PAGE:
How Much Should I Charge for a 90 thousand word Document?
Thread poster: drx1
Local time: 05:53
Aug 26, 2011

I have translated just a few documents for that company before, of about 5 to 10 thousands words. I am more or less familiarized with the language now. I charge them 1.2 minus a super special discount 0.25%, then MX $ 0.9 ( about 0.07 dollars per word)

This time it is huge document, that has almost 500 pages. (a book!).

I used msword to count the words, and it counts words, numbers, repeated words, etc. Total= 90k words

If I do the math, 90k words = 81000 pesos. How much should I charge, I feel like giving them a lower price per word. MX 1.2 - 40% due to volumen = 0.72 x 90K = 64800 pesos.

Am I over/undercharging?

[Edited at 2011-08-26 05:02 GMT]

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Local time: 05:53
Some extra information/questions Aug 26, 2011

1. Is the counting of the words by mswords what translators use? even counting repeated words? if not, What can I use to count, instead of msword?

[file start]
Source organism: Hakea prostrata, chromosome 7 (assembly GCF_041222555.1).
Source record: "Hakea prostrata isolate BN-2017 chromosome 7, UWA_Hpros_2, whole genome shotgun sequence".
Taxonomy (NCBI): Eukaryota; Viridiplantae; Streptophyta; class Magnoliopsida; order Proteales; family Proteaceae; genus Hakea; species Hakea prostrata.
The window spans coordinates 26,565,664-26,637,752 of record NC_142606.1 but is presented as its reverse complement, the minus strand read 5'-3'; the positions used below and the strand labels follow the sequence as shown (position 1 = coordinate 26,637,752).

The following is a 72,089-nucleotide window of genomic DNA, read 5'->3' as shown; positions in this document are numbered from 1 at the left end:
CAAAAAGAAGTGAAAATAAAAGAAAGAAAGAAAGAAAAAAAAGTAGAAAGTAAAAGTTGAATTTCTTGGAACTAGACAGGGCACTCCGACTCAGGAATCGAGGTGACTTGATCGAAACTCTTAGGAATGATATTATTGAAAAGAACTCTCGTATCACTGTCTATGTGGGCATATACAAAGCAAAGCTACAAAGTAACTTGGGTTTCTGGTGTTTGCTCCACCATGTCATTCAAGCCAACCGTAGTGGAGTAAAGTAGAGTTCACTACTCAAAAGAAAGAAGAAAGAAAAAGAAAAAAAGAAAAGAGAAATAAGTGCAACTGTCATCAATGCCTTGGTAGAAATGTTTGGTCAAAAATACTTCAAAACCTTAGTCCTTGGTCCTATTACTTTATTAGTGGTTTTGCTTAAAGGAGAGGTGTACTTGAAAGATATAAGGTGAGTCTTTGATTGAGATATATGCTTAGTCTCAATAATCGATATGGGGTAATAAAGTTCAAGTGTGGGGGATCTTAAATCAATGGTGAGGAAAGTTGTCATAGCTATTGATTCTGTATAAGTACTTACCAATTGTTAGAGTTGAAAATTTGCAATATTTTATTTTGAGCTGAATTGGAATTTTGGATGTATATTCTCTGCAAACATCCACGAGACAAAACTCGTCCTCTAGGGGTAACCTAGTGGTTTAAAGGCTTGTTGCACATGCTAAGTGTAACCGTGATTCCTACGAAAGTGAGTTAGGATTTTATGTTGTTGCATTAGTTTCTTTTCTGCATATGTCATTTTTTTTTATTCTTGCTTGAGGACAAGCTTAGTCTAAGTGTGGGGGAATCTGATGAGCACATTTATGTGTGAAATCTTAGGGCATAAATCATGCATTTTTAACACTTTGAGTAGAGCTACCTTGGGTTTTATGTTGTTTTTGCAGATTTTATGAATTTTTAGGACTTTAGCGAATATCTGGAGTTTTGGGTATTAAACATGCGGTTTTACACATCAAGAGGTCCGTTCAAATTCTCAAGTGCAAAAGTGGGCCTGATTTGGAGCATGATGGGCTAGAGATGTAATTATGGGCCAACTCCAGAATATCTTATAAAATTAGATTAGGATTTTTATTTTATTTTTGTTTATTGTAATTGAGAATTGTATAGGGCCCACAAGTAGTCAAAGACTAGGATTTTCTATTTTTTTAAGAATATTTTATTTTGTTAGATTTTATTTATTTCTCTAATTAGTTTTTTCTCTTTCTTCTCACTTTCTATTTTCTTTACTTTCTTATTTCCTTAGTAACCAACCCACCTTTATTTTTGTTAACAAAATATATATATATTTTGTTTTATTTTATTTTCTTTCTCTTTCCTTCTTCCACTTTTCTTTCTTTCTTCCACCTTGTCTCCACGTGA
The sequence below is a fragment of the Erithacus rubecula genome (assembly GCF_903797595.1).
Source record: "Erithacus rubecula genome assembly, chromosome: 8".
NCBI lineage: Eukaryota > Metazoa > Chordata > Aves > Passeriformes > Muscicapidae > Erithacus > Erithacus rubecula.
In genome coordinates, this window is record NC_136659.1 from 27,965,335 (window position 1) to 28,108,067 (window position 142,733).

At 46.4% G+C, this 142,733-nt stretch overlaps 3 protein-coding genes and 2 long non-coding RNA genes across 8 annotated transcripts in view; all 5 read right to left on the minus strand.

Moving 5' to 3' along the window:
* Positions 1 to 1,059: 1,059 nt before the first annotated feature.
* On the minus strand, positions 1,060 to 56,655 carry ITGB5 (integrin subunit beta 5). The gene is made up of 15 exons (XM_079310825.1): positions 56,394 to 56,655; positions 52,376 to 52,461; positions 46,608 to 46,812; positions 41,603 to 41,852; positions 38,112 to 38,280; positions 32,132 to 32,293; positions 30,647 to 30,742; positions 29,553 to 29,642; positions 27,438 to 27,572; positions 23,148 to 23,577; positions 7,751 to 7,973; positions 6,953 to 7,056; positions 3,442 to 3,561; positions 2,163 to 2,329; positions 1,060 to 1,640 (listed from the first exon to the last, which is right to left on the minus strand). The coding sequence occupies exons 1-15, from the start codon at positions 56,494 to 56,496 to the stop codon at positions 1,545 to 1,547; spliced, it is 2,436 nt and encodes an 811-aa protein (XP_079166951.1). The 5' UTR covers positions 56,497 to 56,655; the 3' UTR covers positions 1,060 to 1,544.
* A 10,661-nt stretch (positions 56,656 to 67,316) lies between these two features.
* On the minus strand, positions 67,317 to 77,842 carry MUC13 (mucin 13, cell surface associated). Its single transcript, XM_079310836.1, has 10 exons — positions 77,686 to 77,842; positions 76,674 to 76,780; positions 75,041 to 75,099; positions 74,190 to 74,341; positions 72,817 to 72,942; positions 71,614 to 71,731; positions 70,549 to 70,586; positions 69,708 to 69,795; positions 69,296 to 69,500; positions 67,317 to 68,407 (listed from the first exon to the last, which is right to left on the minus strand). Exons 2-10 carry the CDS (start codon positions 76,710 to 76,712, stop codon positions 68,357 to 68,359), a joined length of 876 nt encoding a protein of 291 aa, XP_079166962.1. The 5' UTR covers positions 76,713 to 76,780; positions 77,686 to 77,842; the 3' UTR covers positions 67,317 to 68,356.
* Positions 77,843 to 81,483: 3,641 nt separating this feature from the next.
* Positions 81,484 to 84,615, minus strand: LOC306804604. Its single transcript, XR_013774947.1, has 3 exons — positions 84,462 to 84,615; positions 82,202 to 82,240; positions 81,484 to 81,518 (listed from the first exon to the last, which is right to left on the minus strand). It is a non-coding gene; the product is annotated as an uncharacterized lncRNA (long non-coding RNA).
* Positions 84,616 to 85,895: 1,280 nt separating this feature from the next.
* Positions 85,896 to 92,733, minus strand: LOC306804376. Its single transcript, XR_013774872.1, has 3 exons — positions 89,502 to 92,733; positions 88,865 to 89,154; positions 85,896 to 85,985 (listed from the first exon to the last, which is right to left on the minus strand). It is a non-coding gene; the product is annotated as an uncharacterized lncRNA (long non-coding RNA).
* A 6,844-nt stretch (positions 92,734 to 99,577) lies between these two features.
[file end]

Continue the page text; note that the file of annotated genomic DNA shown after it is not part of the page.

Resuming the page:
1. It is highly technical (mechanical engineering) from Spanish to English

Thanks for your support

[Edited at 2011-08-26 05:03 GMT]

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Annett Hieber  Identity Verified
Local time: 12:53
English to German
In my opinion Aug 26, 2011

it is okay to use mswords for counting, although there maybe better tools around (e.g. anycount). If you grant the customer a discount of 0.25% already, I think it is enough for them and you should go ahead with a regular offer.

By the way, how much time do you have for this translation (I'm just curious, because the largest volumes I have translated so far are approx. 30k to 40 k words)?

And congratulations for such an order!


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Oliver Walter  Identity Verified
United Kingdom
Local time: 11:53
Member (2005)
German to English
+ ...
1. Wordfast, 2. 0.25% ? Aug 26, 2011

!. You could use Wordfast (Classic) for counting the words, without paying for a Wordfast licence. Its counting method is probably more relevant than that of MS Word because it "knows" more about what a translator considers to be a word. Example: I made a Word document containing this: